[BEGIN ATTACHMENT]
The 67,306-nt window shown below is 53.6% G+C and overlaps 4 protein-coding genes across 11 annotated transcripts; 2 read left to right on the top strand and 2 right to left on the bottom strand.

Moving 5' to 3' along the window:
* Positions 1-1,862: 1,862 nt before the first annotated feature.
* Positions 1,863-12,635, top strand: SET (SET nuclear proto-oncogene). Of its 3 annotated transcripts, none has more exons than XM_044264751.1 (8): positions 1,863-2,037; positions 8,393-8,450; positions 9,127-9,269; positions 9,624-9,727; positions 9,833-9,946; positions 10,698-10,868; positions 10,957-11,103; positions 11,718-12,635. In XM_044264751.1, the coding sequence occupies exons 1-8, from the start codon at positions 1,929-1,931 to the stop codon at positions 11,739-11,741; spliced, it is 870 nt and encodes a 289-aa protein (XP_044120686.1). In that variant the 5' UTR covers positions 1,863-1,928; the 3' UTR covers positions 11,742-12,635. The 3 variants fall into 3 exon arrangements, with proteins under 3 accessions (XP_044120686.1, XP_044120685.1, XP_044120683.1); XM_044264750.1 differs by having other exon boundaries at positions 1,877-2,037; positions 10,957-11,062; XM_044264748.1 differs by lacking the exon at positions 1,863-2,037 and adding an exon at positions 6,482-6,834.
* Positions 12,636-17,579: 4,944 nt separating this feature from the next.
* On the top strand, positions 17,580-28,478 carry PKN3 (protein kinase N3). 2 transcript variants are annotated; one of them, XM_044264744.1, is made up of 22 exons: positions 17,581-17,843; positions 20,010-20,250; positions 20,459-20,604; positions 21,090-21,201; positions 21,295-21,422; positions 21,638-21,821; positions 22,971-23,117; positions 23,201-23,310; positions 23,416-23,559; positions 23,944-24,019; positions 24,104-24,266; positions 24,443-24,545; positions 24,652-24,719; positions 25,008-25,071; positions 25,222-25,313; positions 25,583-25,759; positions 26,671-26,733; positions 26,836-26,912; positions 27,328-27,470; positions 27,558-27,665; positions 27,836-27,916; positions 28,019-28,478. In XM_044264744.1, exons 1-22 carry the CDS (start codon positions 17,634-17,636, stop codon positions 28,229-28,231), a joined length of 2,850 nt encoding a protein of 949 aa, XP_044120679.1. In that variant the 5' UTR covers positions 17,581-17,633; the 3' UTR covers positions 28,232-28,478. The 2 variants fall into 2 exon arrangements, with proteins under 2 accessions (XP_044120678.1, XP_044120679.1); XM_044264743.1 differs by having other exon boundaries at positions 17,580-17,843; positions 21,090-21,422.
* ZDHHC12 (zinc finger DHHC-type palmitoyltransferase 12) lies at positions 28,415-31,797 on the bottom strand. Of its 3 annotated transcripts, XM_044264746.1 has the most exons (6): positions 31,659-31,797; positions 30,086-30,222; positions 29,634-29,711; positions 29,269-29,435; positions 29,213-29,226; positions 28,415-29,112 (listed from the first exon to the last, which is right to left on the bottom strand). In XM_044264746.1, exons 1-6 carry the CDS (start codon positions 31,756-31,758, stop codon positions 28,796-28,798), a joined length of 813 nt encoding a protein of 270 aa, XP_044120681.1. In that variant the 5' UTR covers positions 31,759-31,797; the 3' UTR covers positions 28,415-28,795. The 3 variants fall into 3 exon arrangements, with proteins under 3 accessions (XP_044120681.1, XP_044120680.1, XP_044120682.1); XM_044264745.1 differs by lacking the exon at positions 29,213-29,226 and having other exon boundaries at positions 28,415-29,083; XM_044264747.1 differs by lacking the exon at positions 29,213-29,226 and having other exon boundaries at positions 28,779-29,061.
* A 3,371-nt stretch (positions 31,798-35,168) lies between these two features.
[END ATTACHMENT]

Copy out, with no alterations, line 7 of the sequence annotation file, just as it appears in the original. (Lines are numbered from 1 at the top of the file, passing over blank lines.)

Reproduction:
* ZDHHC12 (zinc finger DHHC-type palmitoyltransferase 12) lies at positions 28,415-31,797 on the bottom strand. Of its 3 annotated transcripts, XM_044264746.1 has the most exons (6): positions 31,659-31,797; positions 30,086-30,222; positions 29,634-29,711; positions 29,269-29,435; positions 29,213-29,226; positions 28,415-29,112 (listed from the first exon to the last, which is right to left on the bottom strand). In XM_044264746.1, exons 1-6 carry the CDS (start codon positions 31,756-31,758, stop codon positions 28,796-28,798), a joined length of 813 nt encoding a protein of 270 aa, XP_044120681.1. In that variant the 5' UTR covers positions 31,759-31,797; the 3' UTR covers positions 28,415-28,795. The 3 variants fall into 3 exon arrangements, with proteins under 3 accessions (XP_044120681.1, XP_044120680.1, XP_044120682.1); XM_044264745.1 differs by lacking the exon at positions 29,213-29,226 and having other exon boundaries at positions 28,415-29,083; XM_044264747.1 differs by lacking the exon at positions 29,213-29,226 and having other exon boundaries at positions 28,779-29,061.